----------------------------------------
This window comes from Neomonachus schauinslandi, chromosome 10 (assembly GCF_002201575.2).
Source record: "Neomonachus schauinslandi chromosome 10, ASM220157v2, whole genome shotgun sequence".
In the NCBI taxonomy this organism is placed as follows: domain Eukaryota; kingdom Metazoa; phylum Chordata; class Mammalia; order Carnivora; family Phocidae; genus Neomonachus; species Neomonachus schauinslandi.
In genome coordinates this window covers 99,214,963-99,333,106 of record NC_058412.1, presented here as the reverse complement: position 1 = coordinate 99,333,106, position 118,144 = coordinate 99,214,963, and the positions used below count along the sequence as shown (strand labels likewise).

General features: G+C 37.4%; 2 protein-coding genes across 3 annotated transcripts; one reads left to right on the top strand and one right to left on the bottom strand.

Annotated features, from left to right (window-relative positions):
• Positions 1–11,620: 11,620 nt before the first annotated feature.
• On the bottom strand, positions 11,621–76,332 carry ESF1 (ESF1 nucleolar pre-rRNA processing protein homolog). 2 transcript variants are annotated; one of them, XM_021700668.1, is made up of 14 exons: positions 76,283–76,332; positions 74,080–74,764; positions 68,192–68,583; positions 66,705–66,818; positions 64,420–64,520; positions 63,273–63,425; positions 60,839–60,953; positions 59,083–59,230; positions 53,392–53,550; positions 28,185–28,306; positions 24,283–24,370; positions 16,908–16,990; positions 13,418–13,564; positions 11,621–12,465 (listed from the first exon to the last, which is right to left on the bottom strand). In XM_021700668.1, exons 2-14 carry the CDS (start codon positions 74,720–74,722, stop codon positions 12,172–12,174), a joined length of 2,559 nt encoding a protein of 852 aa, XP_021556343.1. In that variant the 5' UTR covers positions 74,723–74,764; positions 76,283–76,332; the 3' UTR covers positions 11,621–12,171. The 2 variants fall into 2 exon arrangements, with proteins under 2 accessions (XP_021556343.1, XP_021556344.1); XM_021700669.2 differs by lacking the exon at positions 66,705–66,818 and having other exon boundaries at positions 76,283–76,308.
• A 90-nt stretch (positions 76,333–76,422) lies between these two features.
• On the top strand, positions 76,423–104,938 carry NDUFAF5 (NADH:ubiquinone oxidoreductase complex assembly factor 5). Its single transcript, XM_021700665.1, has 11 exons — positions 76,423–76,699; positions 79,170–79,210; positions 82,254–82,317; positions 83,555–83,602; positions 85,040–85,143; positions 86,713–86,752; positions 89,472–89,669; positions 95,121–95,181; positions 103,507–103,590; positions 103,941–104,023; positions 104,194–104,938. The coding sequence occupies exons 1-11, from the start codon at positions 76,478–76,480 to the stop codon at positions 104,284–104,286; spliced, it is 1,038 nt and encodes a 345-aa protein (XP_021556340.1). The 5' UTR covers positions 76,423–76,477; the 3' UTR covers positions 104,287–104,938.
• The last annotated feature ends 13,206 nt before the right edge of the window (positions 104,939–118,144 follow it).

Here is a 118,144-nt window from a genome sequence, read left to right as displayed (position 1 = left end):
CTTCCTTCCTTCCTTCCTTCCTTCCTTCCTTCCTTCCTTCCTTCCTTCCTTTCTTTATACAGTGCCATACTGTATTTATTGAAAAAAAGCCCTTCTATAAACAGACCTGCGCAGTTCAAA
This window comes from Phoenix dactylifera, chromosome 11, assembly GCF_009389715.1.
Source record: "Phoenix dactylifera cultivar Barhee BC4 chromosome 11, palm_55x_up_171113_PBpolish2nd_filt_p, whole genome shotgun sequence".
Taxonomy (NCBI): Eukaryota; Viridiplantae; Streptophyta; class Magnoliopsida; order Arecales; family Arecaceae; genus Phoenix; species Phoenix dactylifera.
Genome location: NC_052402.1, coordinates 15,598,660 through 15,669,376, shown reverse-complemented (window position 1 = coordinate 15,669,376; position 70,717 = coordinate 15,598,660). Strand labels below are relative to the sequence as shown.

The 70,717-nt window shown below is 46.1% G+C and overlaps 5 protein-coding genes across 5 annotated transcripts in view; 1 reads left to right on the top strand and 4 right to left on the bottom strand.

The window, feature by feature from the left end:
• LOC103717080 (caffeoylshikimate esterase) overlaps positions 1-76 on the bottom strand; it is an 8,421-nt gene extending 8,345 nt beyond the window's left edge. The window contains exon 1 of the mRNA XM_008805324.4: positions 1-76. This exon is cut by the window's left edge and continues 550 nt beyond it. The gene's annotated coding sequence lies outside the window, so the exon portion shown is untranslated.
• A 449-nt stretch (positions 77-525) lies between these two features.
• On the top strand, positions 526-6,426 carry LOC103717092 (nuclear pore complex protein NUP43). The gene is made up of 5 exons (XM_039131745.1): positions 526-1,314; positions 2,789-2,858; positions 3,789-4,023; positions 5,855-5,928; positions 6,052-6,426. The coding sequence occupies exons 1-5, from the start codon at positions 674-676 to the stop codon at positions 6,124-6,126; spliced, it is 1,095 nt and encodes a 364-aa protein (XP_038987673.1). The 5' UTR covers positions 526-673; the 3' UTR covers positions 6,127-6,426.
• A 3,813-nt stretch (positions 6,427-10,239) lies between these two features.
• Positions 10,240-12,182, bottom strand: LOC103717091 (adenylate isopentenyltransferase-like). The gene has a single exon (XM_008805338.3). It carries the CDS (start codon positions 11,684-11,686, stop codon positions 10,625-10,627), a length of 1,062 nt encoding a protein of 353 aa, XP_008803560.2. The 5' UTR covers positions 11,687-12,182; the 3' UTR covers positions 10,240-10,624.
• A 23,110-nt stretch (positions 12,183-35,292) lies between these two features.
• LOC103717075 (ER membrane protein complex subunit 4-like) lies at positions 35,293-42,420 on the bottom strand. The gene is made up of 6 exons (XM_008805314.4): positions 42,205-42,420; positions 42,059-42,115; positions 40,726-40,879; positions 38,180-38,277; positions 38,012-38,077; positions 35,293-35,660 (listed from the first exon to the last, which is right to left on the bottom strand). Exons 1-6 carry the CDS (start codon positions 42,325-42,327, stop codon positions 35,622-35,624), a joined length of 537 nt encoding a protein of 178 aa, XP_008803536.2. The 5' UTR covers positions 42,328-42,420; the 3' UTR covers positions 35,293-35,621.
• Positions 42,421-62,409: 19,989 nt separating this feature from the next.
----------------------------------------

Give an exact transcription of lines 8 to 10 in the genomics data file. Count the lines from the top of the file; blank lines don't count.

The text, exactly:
• On the bottom strand, positions 11,621–76,332 carry ESF1 (ESF1 nucleolar pre-rRNA processing protein homolog). 2 transcript variants are annotated; one of them, XM_021700668.1, is made up of 14 exons: positions 76,283–76,332; positions 74,080–74,764; positions 68,192–68,583; positions 66,705–66,818; positions 64,420–64,520; positions 63,273–63,425; positions 60,839–60,953; positions 59,083–59,230; positions 53,392–53,550; positions 28,185–28,306; positions 24,283–24,370; positions 16,908–16,990; positions 13,418–13,564; positions 11,621–12,465 (listed from the first exon to the last, which is right to left on the bottom strand). In XM_021700668.1, exons 2-14 carry the CDS (start codon positions 74,720–74,722, stop codon positions 12,172–12,174), a joined length of 2,559 nt encoding a protein of 852 aa, XP_021556343.1. In that variant the 5' UTR covers positions 74,723–74,764; positions 76,283–76,332; the 3' UTR covers positions 11,621–12,171. The 2 variants fall into 2 exon arrangements, with proteins under 2 accessions (XP_021556343.1, XP_021556344.1); XM_021700669.2 differs by lacking the exon at positions 66,705–66,818 and having other exon boundaries at positions 76,283–76,308.
• A 90-nt stretch (positions 76,333–76,422) lies between these two features.
• On the top strand, positions 76,423–104,938 carry NDUFAF5 (NADH:ubiquinone oxidoreductase complex assembly factor 5). Its single transcript, XM_021700665.1, has 11 exons — positions 76,423–76,699; positions 79,170–79,210; positions 82,254–82,317; positions 83,555–83,602; positions 85,040–85,143; positions 86,713–86,752; positions 89,472–89,669; positions 95,121–95,181; positions 103,507–103,590; positions 103,941–104,023; positions 104,194–104,938. The coding sequence occupies exons 1-11, from the start codon at positions 76,478–76,480 to the stop codon at positions 104,284–104,286; spliced, it is 1,038 nt and encodes a 345-aa protein (XP_021556340.1). The 5' UTR covers positions 76,423–76,477; the 3' UTR covers positions 104,287–104,938.